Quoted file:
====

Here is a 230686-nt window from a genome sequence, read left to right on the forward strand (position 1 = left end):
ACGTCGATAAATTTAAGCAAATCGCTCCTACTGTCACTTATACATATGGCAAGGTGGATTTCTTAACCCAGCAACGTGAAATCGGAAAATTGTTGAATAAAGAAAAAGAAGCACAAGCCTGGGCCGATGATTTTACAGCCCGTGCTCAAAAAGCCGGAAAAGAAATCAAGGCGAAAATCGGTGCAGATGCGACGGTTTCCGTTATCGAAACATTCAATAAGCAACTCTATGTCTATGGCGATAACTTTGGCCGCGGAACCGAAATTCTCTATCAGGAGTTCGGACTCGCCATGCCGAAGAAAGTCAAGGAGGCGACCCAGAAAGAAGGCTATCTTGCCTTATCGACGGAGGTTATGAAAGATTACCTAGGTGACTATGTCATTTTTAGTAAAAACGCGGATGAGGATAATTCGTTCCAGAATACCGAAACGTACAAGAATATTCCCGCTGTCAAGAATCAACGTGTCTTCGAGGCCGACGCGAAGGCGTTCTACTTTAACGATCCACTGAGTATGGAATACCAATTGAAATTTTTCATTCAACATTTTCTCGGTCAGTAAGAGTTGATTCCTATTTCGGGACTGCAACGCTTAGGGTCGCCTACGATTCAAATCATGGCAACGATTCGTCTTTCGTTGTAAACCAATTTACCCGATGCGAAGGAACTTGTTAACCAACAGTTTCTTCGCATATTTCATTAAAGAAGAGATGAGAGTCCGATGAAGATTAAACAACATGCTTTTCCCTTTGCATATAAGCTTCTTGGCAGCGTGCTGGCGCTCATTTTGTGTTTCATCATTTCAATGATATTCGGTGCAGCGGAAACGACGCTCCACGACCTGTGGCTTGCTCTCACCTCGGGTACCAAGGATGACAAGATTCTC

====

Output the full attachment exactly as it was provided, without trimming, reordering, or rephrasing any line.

Here is a 230686-nt window from a genome sequence, read left to right on the forward strand (position 1 = left end):
ACGTCGATAAATTTAAGCAAATCGCTCCTACTGTCACTTATACATATGGCAAGGTGGATTTCTTAACCCAGCAACGTGAAATCGGAAAATTGTTGAATAAAGAAAAAGAAGCACAAGCCTGGGCCGATGATTTTACAGCCCGTGCTCAAAAAGCCGGAAAAGAAATCAAGGCGAAAATCGGTGCAGATGCGACGGTTTCCGTTATCGAAACATTCAATAAGCAACTCTATGTCTATGGCGATAACTTTGGCCGCGGAACCGAAATTCTCTATCAGGAGTTCGGACTCGCCATGCCGAAGAAAGTCAAGGAGGCGACCCAGAAAGAAGGCTATCTTGCCTTATCGACGGAGGTTATGAAAGATTACCTAGGTGACTATGTCATTTTTAGTAAAAACGCGGATGAGGATAATTCGTTCCAGAATACCGAAACGTACAAGAATATTCCCGCTGTCAAGAATCAACGTGTCTTCGAGGCCGACGCGAAGGCGTTCTACTTTAACGATCCACTGAGTATGGAATACCAATTGAAATTTTTCATTCAACATTTTCTCGGTCAGTAAGAGTTGATTCCTATTTCGGGACTGCAACGCTTAGGGTCGCCTACGATTCAAATCATGGCAACGATTCGTCTTTCGTTGTAAACCAATTTACCCGATGCGAAGGAACTTGTTAACCAACAGTTTCTTCGCATATTTCATTAAAGAAGAGATGAGAGTCCGATGAAGATTAAACAACATGCTTTTCCCTTTGCATATAAGCTTCTTGGCAGCGTGCTGGCGCTCATTTTGTGTTTCATCATTTCAATGATATTCGGTGCAGCGGAAACGACGCTCCACGACCTGTGGCTTGCTCTCACCTCGGGTACCAAGGATGACAAGATTCTC